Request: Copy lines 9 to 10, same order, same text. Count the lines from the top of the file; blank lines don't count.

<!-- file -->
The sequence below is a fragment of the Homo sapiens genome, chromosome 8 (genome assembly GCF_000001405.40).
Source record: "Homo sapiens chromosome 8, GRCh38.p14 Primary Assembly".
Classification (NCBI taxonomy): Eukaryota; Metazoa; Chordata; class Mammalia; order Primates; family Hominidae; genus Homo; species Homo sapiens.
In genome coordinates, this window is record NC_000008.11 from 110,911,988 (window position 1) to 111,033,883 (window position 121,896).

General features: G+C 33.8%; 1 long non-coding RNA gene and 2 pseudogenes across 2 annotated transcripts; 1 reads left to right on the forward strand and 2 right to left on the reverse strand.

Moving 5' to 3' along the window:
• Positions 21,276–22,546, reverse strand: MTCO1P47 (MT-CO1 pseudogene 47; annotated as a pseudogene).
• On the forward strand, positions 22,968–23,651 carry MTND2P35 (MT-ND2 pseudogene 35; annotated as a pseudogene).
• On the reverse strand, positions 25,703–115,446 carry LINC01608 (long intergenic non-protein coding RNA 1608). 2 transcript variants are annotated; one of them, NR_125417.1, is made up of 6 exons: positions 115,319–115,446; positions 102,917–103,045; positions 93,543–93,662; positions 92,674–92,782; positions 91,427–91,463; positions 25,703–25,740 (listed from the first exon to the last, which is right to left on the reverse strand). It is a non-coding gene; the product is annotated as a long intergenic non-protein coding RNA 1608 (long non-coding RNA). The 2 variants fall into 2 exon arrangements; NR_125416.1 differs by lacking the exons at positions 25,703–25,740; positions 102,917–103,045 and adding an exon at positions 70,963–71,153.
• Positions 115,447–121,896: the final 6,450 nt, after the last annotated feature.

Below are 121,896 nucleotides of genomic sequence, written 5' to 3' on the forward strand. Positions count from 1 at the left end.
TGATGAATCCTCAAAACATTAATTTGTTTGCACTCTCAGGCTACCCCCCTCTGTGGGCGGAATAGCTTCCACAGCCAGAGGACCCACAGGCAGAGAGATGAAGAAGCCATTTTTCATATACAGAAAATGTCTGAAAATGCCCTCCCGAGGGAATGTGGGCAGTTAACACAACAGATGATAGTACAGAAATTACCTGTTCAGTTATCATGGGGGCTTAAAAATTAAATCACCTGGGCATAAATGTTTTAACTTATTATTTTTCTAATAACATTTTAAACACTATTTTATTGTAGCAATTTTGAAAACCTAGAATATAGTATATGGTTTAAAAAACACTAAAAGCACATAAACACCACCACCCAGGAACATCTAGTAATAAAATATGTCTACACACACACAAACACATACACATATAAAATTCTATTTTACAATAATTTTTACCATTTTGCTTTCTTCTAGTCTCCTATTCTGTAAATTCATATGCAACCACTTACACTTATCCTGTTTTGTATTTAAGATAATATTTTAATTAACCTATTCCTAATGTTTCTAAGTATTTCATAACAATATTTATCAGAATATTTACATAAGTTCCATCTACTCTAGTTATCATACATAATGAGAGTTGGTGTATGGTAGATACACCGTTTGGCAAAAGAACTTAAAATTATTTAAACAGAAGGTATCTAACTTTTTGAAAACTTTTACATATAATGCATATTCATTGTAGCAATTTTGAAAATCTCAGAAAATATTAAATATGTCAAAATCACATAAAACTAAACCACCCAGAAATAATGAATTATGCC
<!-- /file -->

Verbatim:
• On the reverse strand, positions 25,703–115,446 carry LINC01608 (long intergenic non-protein coding RNA 1608). 2 transcript variants are annotated; one of them, NR_125417.1, is made up of 6 exons: positions 115,319–115,446; positions 102,917–103,045; positions 93,543–93,662; positions 92,674–92,782; positions 91,427–91,463; positions 25,703–25,740 (listed from the first exon to the last, which is right to left on the reverse strand). It is a non-coding gene; the product is annotated as a long intergenic non-protein coding RNA 1608 (long non-coding RNA). The 2 variants fall into 2 exon arrangements; NR_125416.1 differs by lacking the exons at positions 25,703–25,740; positions 102,917–103,045 and adding an exon at positions 70,963–71,153.
• Positions 115,447–121,896: the final 6,450 nt, after the last annotated feature.